for all, Forever!

AAU Mission Statement

To offer amateur sports programs through a volunteer base for all people to have the physical, mental, and moral development of amateur athletes and to promote good sportsmanship and good citizenship.

Master James Crays
Indiana AAU
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(317) 776-1111
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Jerry Isenhower

History of TaeKwondo

About the 6th century A.D. the Korean peninsula was divided into three kingdomsThe three kingdoms were the Silla (she-lah), The Koguryo, and the Baek je. Out of the three kingdoms, the Silla being the smallest, was always being invaded by the other two more powerful kingdoms. When Chin Heung, the twenty-fourth king of Silla, reigned, an elite class of officer corps was developed. This group composed of aristocrats and a warrior class of young men. They were called the Hwa-rang (flowering men). Training in spear, bow sword, and hook, they also trained in many forms of hand and foot fighting. They also swam cold rivers, climbed rugged mountains to prepare themselves physically for the task of defending their homeland. They incorporated a five point code of ethics (Kyo hoon), developed by their country's greatest buddhist monk and scholar Won Kang to guide their actions. These were:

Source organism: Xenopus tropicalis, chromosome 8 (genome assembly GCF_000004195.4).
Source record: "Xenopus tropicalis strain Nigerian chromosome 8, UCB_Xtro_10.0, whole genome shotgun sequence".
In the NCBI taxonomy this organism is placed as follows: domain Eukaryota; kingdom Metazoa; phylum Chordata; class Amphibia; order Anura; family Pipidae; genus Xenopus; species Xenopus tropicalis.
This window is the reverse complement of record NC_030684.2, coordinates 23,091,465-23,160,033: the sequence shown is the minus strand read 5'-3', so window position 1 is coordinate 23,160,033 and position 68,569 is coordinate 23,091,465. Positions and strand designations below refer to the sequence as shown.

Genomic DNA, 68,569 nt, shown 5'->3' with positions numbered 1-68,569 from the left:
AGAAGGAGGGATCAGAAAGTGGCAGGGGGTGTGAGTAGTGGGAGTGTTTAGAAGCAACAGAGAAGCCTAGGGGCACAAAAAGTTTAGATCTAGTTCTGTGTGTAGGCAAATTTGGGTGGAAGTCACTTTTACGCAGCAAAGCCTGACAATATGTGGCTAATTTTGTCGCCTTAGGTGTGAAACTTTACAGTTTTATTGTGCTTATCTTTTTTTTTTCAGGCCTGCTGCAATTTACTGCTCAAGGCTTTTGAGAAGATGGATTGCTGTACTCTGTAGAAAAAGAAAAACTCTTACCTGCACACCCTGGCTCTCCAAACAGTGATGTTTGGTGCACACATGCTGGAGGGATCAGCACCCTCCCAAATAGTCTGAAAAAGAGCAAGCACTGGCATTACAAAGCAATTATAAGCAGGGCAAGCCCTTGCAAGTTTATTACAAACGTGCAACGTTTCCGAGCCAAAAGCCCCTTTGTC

1. Be loyal to your king.
2. Be obedient to your parents.
3. Be honourable to your friends.
4. Never retreat in battle.
5. Never take a life unjustly.

Because of the Hwa-rang's notoriety in battle, they were respected and feared by their harshest enemies. Their feats in battle caused the people of the Silla to rise and unite. The Korean peninsula for the first time in it's history was united. During this period there is evidence to show that there was some form of foot and hand fighting that resembled Tae Kyon (foot fighting) and Ju Jitsu techniques. By the end of the Yi dynasty, martial arts practice ceased, coupled with an anti-military posture. The Japanese occupation (1909-1945) dealt a final blow to any martial arts practice in Korea. Tae Kyon was practiced in secret by a few but dedicated people.

In 1945 came the liberation of Korea . On January 15, 1946 the New Replublic of Korea Armed Forces was organized. A young second lieutenant by the name of Choi (chey), Hong Hi began teaching his soldiers martial arts.

On April 11, 1955, TaeKwon do (foot/hand way) was given its permanent name by a board of instructors, historians, and other important people. The name "TaeKwon do" gave a sense of nationalism to the art and sounded close to the ancient art of Taek Kyon . The twenty-four patterns (hyungs) of the Chang-hun style of TaeKwon do represent the twenty-four hours in a day, or a person's life.